Lost Highway

Charged with synopsizing Lost Highway, David Lynch's 1997 near-masterpiece, more than one commentator has turned to topology: the film is a M”bius strip, opening and ending with the Everyman ressentiment of Fred Madison (Bill Pullman), an aging free-jazz saxophonist -- only in David Lynch's Los Angeles! -- who regards his wife, Renee, with equal parts jealousy and revulsion. Renee is found bludgeoned to death, and Fred is convicted of murder; on Death Row, Fred quite literally metamorphosizes into Pete (Balthazar Getty), an apparently unconnected neighborhood tough soon to sink into the seedbeds of Valley porn. Renee (a cloying brunette Patricia Arquette) reemerges as femme fatale Alice (a cloying blonde Patricia Arquette), and the movie accelerates gleefully off the rails. A decade on,
Lost Highway,
available for the first time on DVD, feels more crucial than ever. Released as perhaps Lynch's most mainstream effort -- witness the A-minus-list cast, '90s-metal soundtrack, and Marilyn Manson cameo -- it's since become the M”bius kink in an oeuvre that spans Eraserhead (1977) and Inland Empire (2007), aggressively obscure career bookends seemingly unhinged from all commercial exigencies.
Lost Highway is, in this sense, a most necessary film: it sleekly culminates Lynch's thematic vivisection of midcentury Americana (see Blue Velvet, 1986) and commences a late-period critique (see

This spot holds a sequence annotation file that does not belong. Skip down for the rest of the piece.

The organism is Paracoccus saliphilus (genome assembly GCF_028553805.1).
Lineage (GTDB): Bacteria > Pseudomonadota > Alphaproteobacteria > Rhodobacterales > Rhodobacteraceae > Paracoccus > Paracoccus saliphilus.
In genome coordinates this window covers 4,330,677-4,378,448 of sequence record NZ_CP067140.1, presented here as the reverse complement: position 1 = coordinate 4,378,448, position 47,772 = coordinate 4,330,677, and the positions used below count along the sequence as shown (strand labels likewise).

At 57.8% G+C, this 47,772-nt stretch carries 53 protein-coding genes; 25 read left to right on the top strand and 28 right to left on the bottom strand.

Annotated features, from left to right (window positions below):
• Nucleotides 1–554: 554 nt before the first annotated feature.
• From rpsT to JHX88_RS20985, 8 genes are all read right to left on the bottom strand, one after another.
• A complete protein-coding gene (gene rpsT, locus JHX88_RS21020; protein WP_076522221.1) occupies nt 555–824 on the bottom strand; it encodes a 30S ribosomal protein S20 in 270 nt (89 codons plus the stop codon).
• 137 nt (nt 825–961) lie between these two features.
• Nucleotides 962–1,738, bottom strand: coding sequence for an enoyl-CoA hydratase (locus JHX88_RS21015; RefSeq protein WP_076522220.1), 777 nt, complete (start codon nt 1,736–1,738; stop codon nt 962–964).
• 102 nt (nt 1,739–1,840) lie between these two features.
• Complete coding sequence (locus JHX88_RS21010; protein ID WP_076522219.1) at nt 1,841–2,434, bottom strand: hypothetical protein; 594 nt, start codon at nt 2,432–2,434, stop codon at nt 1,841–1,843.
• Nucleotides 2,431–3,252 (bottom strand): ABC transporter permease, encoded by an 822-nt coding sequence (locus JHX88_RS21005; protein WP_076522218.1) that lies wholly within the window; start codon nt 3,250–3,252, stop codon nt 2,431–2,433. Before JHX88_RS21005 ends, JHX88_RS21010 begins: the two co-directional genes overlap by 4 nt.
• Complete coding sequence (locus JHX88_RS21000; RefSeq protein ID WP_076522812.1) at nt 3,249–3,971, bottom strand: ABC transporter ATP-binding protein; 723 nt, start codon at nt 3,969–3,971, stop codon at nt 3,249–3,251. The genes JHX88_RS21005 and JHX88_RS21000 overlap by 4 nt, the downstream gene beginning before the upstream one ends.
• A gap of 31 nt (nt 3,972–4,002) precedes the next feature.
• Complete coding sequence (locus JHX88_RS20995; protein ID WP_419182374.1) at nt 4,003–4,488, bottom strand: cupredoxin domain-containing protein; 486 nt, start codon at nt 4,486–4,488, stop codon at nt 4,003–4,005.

Mulholland Drive, 2001) of the Hollywood dream factory itself. Rigorously bound to the formal expectations of a big-budget thriller, it may also, paradoxically, be the purest evocation of that peculiarly Lynchian frisson: that gnawing mathematician's dread that space and time are always twisting irrevocably out of joint. -

July 25: On this day in 1834 Samuel Taylor Coleridge died of heart disease at the age of sixty-one.

Crime fiction legends Dennis Lehane and Michael Connelly discuss the new book that unites their beloved sleuths Patrick Kenzie and Harry Bosch.

Books, CDs, DVDs to know about now
Paradise and Elsewhere

Canadian short story marvel Kathy Page emerges as the Alice Munro of the supernatural from these heartfelt tales of shapeshifting swimmers, mild-mannered cannibals, and personality-shifting viruses transmitted through kisses.


When a persuasive pastor arrives in a sleepy farm town, his sage influence has otherworldly results (talking sheep, a mayor who walks on water). But can he pull off the miracle of finding kindly local Liz Denny the love of her life?  Small wonder looms large in this charmer from Andre Alexis.

The Hundred-Year House

When a poetry scholar goes digging through the decrepit estate of his wife's family to uncover a bygone arts colony's strange mysteries, he awakens a tenacious monster: his mother-in-law. A wickedly funny take on aging aristocracies from author Rebecca Makkai (The Borrower).